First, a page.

Ellison is used to making bold statements that seek to change the direction of the industry. In the early 1990s, along with companies such as Sybase and Informix, Oracle played a key role in selling the benefits of client-server computing.
As it turned out, client-server applications were notoriously ineffective, prone to failure and, with hindsight, damaged the reputation of IT far more than the mainframes they supposedly replaced.
And who can forget the network computer? This big idea saw the industry rally behind a campaign to rid the world of PCs. Oracle even created a subsidiary, NCI, to develop the idea of Java-based network computers as an easy-to-manage alternative to desktop PCs. NCI fell by the wayside, and while network computers are being used as PC alternatives in some applications, they have failed to live up to the hype generated by Ellison and Sun's Scott McNealy.
Then came the internet: products such as the 8i and 9i databases from Oracle were supposed to solve the problems that came about owing to client-server computing. Riding a wave of popularity prior to the dotcom wave, Oracle reverted to a centralised computing model based around thin clients connecting to back-end servers across the internet.
But such servers faced a major obstacle: to cope with peak demand, users needed to buy far more computing power than they would normally need, leading to vast inefficiencies in terms of under utilisation.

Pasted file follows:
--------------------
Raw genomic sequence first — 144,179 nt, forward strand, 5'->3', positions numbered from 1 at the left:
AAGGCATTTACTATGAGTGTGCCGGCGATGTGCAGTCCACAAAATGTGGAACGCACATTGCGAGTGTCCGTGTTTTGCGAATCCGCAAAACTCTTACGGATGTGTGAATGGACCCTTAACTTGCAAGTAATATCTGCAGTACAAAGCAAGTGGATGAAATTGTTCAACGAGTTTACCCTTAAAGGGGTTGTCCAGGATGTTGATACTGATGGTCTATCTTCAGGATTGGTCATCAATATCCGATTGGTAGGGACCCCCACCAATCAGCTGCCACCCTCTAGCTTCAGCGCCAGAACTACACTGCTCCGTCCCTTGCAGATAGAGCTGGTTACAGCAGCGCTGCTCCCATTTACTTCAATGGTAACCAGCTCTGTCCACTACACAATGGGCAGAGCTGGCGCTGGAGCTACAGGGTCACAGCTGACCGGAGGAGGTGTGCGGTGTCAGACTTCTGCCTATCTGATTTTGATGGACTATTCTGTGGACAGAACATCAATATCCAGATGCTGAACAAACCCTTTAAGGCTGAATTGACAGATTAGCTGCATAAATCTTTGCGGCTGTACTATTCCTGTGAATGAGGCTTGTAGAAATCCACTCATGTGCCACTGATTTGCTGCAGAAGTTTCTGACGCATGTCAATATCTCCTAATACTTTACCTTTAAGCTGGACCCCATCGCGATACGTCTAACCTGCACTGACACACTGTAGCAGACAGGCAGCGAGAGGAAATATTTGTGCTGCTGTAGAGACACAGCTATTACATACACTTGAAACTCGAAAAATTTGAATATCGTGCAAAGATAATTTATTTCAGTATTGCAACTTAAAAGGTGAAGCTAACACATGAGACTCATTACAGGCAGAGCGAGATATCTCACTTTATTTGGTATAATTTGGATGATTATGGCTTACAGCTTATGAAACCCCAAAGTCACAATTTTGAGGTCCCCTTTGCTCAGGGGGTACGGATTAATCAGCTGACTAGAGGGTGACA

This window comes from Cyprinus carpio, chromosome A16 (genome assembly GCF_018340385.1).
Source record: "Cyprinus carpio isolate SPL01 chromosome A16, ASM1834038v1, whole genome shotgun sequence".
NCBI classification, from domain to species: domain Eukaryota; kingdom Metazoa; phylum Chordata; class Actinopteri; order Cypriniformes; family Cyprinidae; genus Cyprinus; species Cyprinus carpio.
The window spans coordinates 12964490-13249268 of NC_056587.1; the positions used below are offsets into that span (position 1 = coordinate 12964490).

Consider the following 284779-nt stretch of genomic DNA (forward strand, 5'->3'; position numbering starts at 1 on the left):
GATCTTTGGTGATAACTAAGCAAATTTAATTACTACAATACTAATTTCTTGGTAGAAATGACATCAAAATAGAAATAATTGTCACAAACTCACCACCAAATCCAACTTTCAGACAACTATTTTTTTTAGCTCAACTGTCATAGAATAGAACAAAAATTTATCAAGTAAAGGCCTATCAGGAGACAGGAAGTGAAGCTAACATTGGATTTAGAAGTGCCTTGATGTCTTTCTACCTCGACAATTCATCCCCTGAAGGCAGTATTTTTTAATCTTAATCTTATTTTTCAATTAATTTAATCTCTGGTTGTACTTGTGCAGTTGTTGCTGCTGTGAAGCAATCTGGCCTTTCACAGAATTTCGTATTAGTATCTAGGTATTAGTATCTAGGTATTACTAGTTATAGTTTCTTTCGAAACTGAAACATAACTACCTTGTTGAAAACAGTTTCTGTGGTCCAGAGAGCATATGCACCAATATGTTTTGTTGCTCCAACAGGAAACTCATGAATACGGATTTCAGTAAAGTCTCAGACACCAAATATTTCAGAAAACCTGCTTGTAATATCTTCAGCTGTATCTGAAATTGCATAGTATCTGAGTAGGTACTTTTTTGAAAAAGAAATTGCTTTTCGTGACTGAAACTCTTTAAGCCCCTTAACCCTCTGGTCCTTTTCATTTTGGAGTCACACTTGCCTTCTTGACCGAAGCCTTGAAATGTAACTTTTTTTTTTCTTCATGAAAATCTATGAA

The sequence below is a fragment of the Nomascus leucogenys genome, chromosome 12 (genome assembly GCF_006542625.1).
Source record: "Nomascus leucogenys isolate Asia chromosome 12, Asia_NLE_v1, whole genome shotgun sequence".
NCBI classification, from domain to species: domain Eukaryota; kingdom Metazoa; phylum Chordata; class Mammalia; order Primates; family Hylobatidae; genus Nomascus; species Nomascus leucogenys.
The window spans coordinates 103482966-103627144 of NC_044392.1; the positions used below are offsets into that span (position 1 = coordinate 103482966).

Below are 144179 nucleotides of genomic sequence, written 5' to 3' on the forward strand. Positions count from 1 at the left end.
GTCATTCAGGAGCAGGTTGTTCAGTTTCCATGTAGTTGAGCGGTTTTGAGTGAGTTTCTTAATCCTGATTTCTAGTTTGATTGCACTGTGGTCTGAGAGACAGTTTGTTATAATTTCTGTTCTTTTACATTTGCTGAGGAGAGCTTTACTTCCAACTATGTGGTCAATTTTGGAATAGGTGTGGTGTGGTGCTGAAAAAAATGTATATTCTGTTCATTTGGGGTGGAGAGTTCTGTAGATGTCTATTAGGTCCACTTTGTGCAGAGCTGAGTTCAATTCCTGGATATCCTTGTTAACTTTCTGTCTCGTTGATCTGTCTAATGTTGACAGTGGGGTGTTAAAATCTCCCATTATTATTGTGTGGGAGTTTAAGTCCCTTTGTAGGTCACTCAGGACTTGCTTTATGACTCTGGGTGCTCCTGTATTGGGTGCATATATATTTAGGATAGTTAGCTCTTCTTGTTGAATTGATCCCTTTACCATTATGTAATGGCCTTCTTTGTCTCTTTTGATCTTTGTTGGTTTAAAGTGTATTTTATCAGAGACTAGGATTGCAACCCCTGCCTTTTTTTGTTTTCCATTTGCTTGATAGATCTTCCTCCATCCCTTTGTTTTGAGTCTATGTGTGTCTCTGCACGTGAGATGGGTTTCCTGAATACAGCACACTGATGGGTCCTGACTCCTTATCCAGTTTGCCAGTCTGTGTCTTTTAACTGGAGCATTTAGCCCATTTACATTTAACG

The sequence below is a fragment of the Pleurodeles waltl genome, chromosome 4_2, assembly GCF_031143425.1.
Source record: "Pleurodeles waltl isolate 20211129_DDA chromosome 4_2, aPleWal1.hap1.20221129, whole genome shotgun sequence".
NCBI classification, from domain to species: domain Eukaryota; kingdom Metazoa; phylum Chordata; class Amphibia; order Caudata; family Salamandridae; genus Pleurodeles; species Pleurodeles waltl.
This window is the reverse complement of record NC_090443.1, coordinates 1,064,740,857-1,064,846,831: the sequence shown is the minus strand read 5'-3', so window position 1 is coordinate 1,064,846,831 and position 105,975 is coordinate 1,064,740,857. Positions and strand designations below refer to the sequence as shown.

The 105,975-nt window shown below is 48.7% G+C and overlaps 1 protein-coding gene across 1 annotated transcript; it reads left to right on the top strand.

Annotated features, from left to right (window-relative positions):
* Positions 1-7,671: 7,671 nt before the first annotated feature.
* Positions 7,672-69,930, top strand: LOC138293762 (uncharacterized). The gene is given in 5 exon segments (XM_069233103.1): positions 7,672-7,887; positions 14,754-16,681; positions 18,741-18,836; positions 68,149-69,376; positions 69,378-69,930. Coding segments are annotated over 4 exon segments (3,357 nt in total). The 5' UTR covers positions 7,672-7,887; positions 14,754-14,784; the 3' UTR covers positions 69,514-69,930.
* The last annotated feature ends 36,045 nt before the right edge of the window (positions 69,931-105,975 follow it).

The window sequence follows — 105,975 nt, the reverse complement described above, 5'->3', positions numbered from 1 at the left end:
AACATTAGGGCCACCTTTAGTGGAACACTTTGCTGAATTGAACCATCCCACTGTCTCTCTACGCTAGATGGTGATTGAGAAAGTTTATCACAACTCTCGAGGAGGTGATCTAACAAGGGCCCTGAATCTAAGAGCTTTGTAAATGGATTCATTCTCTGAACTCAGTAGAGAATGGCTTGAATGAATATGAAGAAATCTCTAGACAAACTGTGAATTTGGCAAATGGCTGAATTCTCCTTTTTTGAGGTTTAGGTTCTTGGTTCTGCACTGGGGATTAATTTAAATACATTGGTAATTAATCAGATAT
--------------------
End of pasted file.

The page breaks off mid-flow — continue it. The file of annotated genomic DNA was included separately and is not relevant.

And now for the grid. Companies including IBM, Hewlett-Packard and now Oracle are attempting to tackle this inefficiency by providing computing on demand, where IT workloads can be spread across multiple servers. Users are thus able to run their Oracle database on any server, or group of servers that have spare processing capacity.
It sounds a great idea but there are many barriers. Most operating systems are not robust enough to provide true logical partitioning, which means one application can interfere with another. The second problem is one the industry has yet to tackle: for any model of on-demand computing to work, software needs to be licensed in a standard way, agreed by all major IT manufacturers.
Such control only exists in a proprietary environment, and the only platform that has consistently achieved maximum utilisation is the mainframe, which is a proprietary system.
We have had client-server, the internet and now grid computing: imagine what the IT landscape would be like if we could rub out the last decade of so-called IT progress.